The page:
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Wilson's Creek Kicks Off 'Arts in the Park' Concerts

http://ozarkspub.vo.llnwd.net/o37/KSMU/audio/mp3/wilsonscre_6558.mp3

Wilson’s Creek National Battlefield has announced its “Arts in the Park” schedule for 2010. That’s a series of musical performances throughout the Spring and early Summer that take place on or near the historic battlefield. KSMU’s Jennifer Moore has details.

It was 149 years ago this summer that Union troops staged a surprise attack on Confederate soldiers stationed at Wilson’s Creek. Now, visitors are invited to come back to the historic cornfields and legendary hills for a concert series.

Ted Hillmer is the superintendent of Wilson’s Creek National Battlefield.

“Well, our first one, of course, is this Saturday, May 8th. The first one is the Missouri State University Community Band,” Hilmer said. The MSU Community Band performs traditional band music, he said, and they are all volunteers.

Saturday’s event begins at 7:00 p.m., and will take place on the lawn in front of the park’s Visitor Center.

Two weeks later, on May 22, at 6:00 p.m., two bluegrass bands will perform at the park: The Missouri Boatride Bluegrass Band is from Branson, and its mandolin player appeared on the Andy Griffith Show. The other group performing that evening will be Crazy Mule, a band of five musicians who incorporate Ozarks Mountain humor and folklore into their act.

On May 29th, at 7:00 p.m., a family band called “The Back Porch Players” will perform a variety of songs dating back to the Civil War Era.

"They explain about the history of the song they perform, and then they actually sing it. So it gives you a little bit of education, plus you get to hear the music also," Hillmer said.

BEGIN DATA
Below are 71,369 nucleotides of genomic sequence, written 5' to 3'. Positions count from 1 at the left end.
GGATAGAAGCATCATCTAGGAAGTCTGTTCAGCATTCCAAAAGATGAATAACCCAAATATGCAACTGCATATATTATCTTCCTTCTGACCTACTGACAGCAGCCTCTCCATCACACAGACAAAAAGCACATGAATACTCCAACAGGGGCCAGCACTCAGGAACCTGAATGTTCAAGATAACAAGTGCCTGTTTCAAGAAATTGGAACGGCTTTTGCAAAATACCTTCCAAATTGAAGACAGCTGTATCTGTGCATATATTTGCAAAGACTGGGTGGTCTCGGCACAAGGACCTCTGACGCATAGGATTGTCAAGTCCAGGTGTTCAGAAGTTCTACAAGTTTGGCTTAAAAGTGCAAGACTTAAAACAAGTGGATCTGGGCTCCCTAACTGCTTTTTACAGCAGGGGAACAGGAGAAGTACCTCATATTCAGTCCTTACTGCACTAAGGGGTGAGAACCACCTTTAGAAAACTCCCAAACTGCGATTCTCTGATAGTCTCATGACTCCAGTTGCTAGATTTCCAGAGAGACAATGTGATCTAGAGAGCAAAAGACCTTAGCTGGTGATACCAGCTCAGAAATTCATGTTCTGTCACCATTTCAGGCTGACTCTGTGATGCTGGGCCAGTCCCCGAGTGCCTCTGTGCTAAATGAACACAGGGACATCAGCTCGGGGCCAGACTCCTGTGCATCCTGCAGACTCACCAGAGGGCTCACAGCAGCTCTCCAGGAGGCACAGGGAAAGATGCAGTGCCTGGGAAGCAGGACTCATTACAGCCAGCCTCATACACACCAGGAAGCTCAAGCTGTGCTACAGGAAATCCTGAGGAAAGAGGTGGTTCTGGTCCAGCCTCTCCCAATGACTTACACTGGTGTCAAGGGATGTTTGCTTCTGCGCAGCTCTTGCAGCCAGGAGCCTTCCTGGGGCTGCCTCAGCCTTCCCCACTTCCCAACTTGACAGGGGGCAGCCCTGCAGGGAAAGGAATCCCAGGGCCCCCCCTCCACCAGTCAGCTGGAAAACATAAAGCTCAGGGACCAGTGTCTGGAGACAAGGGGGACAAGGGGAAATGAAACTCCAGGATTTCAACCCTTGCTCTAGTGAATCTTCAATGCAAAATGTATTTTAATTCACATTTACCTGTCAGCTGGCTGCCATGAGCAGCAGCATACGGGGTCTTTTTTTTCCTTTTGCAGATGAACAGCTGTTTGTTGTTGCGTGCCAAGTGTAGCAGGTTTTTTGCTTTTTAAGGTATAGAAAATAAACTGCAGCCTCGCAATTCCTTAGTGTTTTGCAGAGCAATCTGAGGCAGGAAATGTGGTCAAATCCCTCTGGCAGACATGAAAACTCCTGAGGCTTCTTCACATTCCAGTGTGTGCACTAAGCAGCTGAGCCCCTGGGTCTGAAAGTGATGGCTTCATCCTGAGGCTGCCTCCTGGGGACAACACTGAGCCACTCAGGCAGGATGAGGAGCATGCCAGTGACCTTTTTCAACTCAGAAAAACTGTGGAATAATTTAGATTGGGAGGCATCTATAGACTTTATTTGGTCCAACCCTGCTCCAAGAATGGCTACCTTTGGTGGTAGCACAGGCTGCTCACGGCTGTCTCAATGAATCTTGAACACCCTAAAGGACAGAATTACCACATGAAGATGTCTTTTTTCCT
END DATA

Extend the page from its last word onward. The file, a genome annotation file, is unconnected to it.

The evening of June 5th, at 7:00 p.m., the group High Strung will roll out its bluegrass skills.

And the final event will be the Ray House Jamboree—that’s on Saturday, June 12, from 11:00 a.m. to 4:00 p.m. It features several groups who play on the front porch of the historic Ray House.

Hilmer said this Civil War house was significant to both the Blue and the Gray.

"There was only one structure left standing intact after the battle, only because it was a hospital. And that remained standing--it remained a hospital after the battle, and took care of the wounded, [both] North and South. And because of that, it was not burnt. And it's still standing today," Hillmer said.

All concerts are free and open to the public, except the June 12th program at the Ray House: for that one, regular park admission will apply since it’s inside the park borders.

Regular admission is $5.00 per person, or $10.00 per carload.

Those attending the “Arts in the Park” concerts are asked to bring lawn chairs or blankets. Hillmer said bug spray wouldn’t be a bad idea, either.

For KSMU News, I’m Jennifer Moore.